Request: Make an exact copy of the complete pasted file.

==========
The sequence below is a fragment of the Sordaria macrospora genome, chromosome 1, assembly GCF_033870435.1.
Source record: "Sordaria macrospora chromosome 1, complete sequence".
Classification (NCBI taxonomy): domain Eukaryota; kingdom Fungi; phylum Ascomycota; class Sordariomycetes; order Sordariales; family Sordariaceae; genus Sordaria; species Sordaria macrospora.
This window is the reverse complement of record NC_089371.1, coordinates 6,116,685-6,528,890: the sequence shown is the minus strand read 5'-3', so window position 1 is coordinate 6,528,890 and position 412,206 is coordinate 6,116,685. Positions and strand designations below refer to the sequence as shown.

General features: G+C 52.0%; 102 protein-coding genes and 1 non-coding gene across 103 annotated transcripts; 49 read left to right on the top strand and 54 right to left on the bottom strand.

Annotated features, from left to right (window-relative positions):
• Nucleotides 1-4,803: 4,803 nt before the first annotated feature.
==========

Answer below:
The sequence below is a fragment of the Sordaria macrospora genome, chromosome 1, assembly GCF_033870435.1.
Source record: "Sordaria macrospora chromosome 1, complete sequence".
Classification (NCBI taxonomy): domain Eukaryota; kingdom Fungi; phylum Ascomycota; class Sordariomycetes; order Sordariales; family Sordariaceae; genus Sordaria; species Sordaria macrospora.
This window is the reverse complement of record NC_089371.1, coordinates 6,116,685-6,528,890: the sequence shown is the minus strand read 5'-3', so window position 1 is coordinate 6,528,890 and position 412,206 is coordinate 6,116,685. Positions and strand designations below refer to the sequence as shown.

General features: G+C 52.0%; 102 protein-coding genes and 1 non-coding gene across 103 annotated transcripts; 49 read left to right on the top strand and 54 right to left on the bottom strand.

Annotated features, from left to right (window-relative positions):
• Nucleotides 1-4,803: 4,803 nt before the first annotated feature.